Nearly two decades ago now, first on the stage and then on screen, Julie Walters made a career for herself in Willy Russell's Educating Rita, the story of a working-class British woman whose hunger for education and freshness of viewpoint allowed her new insights into presumably settled subjects and thereby the arresting habit of teaching something to her teachers. French writer/director Agnes Jaoui bathes her narrative in The Taste of Others in the same thematic fountain.
The Taste of Others is the story of Jean-Jacques Castella (Jean-Pierre Bacri), a wealthy but entirely unsophisticated factory owner in an unnamed French city several hours from Paris. Jean-Jacques has made all the money he needs and is in the process of turning management of his business over to a new employee. Perhaps looking for new worlds to conquer, certainly exhibiting a hungry spirit, Jean-Jacques begins to take English lessons from a local actress named Clara (Anne Alvaro).
The lessons never go very well. Jean-Jacques has trouble even pronouncing the word "the," and a quiet joke emerges as we discover that Clara's English isn't really all that good, either. But through a coincidence -- his niece is in a play with Clara -- Jean-Jacques sees Clara onstage, and he pitches head over heels in love with her. The feelings are hardly requited.
In the long middle portion of the film Jean-Jacques follows Clara around like a mangy puppy, inviting himself to dine with Clara and her friends, showing up at art exhibitions he knows she's attending. His mere presence is annoying enough to Clara, and Jean-Jacques can't seem to stop himself from offering up sentiments Clara and her friends think ignorant and offensive. He laughs uproariously at his own bathroom jokes, oblivious to the shuddering reactions of those in Clara's company. He knows nothing of theater and art but doesn't hesitate to interject his opinions however inevitably they diverge from those of Clara and her friends.
Eventually, they take to talking over his head, dropping ironic references to Ibsen and Strindberg they know he doesn't understand. And here the tide turns. To this point we have seen Jean-Jacques as a boob and a creep. Suddenly we see him as vulnerable and undeserving of the humiliation he suffers at the hands of snobs.
The density of the script for The Taste of Others, written by Jaoui and Bacri, will make the picture forbidding for some viewers. The film is talky and unemphatic. The beginning is devoid of a narrative hook and completely confusing. You don't know what to pay attention to or why, the effect of walking through a crowded restaurant and hearing snippets of conversation from a series of tables, not knowing which, if any, of the diners you'll ever meet. And the detailed romantic entanglements of a bartendress named Manie (Jaoui) with two of Jean-Jacques' employees -- his bodyguard Frank (Gerard Lanvin) and his chauffeur Bruno (Alain Chabat) -- develop into a subplot that yields to analysis about theme without ever attaining much narrative drive or clarity.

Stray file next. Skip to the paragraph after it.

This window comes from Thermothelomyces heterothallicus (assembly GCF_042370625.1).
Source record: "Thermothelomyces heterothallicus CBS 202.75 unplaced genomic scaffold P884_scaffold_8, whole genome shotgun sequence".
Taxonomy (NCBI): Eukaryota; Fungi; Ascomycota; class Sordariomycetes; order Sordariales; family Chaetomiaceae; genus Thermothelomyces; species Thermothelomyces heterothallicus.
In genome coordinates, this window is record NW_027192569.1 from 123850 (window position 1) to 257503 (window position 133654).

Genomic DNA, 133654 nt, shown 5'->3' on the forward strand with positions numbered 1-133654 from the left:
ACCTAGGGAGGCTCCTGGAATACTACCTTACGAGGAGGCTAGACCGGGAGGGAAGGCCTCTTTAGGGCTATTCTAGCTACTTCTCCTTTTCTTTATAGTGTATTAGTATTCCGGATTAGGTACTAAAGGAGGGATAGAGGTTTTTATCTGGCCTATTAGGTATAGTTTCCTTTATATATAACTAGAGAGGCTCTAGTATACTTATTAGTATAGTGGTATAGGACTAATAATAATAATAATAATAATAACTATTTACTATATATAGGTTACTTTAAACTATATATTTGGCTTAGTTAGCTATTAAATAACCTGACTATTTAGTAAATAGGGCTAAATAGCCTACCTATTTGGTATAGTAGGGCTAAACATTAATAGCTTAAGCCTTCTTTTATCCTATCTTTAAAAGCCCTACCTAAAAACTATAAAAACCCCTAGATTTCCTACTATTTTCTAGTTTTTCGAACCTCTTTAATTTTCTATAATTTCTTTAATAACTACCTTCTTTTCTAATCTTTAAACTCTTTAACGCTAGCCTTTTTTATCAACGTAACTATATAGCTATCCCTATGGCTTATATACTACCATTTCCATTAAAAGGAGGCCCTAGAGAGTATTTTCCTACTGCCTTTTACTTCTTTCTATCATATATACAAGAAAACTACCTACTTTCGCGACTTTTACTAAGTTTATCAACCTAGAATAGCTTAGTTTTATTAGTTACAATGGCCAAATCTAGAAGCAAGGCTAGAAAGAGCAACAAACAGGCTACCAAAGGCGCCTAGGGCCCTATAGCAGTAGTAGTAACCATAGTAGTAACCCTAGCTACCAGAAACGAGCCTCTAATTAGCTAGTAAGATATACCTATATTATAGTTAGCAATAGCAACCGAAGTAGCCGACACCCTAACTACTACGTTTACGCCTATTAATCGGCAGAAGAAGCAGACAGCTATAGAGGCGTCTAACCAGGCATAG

Still, individual scenes in The Taste of Others are like timed cold capsules for the feverishly smug soul; you keep thinking about them, and their bracing intent becomes clear hours or even days later. Since it is obvious that Jean-Jacques lacks Clara's range of knowledge about art and literature, we assume as she does that any opinion he expresses that diverges from hers is merely stupid. And it's that very attitude the film successfully endeavors to skewer. Moreover, Jaoui and Bacri construct their characters in more depth than movies commonly manage. Frank seems a tough guy, but at some level he's a coward. Bruno seems a cad, but he's willing to look at others through the magnifying glass of his own weakness. Manie appears to be a libertine, but maybe she sees the world more clearly than anyone else. Clara is a snob, but she's capable of reinventing herself.
And Jean-Jacques, of course is the most complicated of all. He's insensitive in a variety of ways; he's crude, he's ill-educated, and he's a homophobe. But as Bruno observes about him, Jean-Jacques isn't mean. He never hurts someone on purpose, and he's willing to apologize when he's wrong. Most important, he's a seeker. The world isn't wrapped up for him the way it is for so many. Jean-Jacques is willing to learn and to change as a result of what he learns. And in this crucial regard, he's way ahead of all those who think him so far behind.
In a pivotal scene Jean-Jacques writes a poem for Clara in English in which he confesses his regard for her. The poem is badly written, of course, and Clara responds by immediately setting out to correct the grammar and misused verb tenses. And therein lies the film's core theme. In assessing most all human affairs, substance, not appearance, is what ultimately matters.
- The Taste of Others, which screens Monday, Jan. 28, at Canal Place, shows that intellectual sophistication doesn't guarantee fundamental human decency.